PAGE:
Gaussian Equation:

The highest concentration is the center of the plume at ground level (y=0, z=0, h=0), where the equation is: 

Step 1. Enter the input variables:

Q = emission rate =grams/sec

pi = 3.14159...

u = average wind speed =meters/sec

x = downwind distance =meters

Atmospheric Stability (A-F) =

Step 2. Record sigma values (note: ^ means "to the power of"):

sigma y = [*^] =

sigma z = [*^]- =

Step 3. Results

Conc. = / [ 2 * 3.14159 ***] = micrograms / m3





Sigma values

Sigma values are fundamental to all gaussian based air dispersion models. They can be determined very roughly by reading off a graph, but are more accurately determined by the following equations:

sigma-y =

sigma-z =

The value of x is always the distance downwind from the source. The values of a, c, d, and f are determined experimentally and amount to curve-fitting. These numbers are found in tables, and there are various sets of tables. It can be rather tedious to find the values of a,c,d,and f that correspond to the atmospheric stability being studied, so we can be thankful that various computer programs determine these values for us. However, if you want to see the tables used in this particular calculator and use a calculator to solve the above function, try the power function calculator.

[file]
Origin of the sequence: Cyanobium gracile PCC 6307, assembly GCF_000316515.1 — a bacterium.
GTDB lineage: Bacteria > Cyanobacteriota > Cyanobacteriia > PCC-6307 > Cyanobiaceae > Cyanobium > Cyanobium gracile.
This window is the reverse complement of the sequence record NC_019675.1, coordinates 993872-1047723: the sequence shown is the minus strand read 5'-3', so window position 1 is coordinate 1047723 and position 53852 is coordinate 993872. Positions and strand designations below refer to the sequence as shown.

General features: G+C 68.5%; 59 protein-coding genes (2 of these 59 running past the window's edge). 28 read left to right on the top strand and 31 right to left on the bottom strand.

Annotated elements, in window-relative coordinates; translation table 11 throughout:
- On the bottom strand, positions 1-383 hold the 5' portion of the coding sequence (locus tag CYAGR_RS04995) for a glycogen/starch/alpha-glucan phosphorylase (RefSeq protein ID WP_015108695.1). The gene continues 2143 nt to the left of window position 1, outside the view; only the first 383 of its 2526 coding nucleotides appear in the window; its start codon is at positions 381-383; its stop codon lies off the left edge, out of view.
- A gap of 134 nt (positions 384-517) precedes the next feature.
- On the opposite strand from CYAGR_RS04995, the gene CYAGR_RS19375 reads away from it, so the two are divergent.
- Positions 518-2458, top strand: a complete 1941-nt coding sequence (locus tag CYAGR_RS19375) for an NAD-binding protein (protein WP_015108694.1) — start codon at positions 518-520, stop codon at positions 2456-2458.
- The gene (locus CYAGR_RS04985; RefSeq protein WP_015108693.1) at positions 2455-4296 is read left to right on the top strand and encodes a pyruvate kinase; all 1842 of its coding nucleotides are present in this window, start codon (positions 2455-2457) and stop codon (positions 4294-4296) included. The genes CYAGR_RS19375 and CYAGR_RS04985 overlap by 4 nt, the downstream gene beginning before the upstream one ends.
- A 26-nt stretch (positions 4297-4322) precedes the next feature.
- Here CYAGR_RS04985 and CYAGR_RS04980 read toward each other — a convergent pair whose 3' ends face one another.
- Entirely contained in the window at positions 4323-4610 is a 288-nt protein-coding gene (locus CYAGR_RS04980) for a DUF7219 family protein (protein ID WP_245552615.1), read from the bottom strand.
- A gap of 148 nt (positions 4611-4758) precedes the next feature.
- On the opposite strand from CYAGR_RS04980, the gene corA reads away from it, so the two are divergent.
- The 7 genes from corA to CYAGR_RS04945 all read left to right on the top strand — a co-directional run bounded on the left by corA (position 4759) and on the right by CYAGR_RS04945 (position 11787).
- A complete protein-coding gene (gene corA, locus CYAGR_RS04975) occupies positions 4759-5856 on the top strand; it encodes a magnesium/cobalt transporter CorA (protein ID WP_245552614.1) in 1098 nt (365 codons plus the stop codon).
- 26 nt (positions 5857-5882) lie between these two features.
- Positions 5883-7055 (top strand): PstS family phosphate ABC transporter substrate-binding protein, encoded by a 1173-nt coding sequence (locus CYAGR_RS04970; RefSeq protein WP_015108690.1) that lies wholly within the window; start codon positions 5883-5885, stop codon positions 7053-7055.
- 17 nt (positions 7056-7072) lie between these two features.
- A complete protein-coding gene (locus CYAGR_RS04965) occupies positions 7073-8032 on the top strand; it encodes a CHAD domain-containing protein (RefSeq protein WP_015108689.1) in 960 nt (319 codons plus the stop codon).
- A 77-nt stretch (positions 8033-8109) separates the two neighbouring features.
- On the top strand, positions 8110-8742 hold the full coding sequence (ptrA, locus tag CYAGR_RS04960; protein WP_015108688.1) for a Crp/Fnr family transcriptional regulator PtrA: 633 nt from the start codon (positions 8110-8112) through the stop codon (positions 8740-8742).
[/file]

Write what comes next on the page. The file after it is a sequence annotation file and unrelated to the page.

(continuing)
One final comment: it's not difficult to see various discussions of gaussian air dispersion models on the internet. The approach I've presented here emphasizes the conceptual basics, and a brief search will show that there are various manipulations of this basic guassian equation. One of the most frequently used gaussian based models is aptly named "screen3", which we will discuss a little later on.